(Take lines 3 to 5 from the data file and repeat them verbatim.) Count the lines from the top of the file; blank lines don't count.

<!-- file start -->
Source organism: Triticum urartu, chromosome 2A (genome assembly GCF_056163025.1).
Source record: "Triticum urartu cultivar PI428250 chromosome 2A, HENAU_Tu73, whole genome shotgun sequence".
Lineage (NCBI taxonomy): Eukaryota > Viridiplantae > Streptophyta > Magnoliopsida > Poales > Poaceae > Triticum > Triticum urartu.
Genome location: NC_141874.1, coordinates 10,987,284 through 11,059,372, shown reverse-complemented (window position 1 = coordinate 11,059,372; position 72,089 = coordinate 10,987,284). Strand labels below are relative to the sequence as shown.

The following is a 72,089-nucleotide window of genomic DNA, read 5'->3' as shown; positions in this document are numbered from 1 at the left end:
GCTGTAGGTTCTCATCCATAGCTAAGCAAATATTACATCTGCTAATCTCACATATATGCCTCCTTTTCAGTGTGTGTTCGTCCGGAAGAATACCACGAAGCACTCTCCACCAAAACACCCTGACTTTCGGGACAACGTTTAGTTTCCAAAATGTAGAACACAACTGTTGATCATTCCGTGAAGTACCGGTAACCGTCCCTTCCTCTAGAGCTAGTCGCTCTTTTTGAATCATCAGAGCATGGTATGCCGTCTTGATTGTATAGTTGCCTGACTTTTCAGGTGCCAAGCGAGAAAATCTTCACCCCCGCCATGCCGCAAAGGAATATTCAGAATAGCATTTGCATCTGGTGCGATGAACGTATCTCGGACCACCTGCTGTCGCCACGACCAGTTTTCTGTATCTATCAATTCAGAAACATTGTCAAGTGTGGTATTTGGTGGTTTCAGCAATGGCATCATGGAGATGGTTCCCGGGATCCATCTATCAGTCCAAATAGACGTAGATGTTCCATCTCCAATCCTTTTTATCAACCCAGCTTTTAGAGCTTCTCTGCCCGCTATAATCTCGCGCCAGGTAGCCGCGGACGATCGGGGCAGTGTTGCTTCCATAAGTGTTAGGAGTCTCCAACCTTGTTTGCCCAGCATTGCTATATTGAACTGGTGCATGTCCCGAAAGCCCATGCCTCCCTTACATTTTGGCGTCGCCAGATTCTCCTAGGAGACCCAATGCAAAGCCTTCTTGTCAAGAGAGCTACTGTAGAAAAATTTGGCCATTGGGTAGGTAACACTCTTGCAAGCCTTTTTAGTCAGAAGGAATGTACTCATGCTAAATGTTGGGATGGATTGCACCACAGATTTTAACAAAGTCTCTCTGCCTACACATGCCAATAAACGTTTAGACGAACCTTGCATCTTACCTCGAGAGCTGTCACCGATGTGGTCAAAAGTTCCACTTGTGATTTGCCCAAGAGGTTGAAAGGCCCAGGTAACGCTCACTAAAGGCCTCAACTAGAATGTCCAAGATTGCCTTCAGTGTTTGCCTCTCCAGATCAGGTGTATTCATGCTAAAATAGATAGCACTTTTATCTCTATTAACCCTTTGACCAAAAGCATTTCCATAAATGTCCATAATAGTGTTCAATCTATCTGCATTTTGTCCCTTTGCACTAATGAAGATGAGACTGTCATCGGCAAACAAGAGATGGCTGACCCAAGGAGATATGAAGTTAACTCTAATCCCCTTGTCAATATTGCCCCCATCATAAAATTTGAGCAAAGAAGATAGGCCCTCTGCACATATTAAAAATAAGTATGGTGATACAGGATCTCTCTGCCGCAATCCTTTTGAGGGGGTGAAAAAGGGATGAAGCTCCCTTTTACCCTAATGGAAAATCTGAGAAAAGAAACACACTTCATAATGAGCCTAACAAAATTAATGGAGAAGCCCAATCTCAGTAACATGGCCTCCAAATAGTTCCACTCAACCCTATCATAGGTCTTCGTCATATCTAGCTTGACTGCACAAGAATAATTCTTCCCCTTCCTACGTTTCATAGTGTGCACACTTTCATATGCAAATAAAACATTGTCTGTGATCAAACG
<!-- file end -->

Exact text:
Lineage (NCBI taxonomy): Eukaryota > Viridiplantae > Streptophyta > Magnoliopsida > Poales > Poaceae > Triticum > Triticum urartu.
Genome location: NC_141874.1, coordinates 10,987,284 through 11,059,372, shown reverse-complemented (window position 1 = coordinate 11,059,372; position 72,089 = coordinate 10,987,284). Strand labels below are relative to the sequence as shown.

The following is a 72,089-nucleotide window of genomic DNA, read 5'->3' as shown; positions in this document are numbered from 1 at the left end: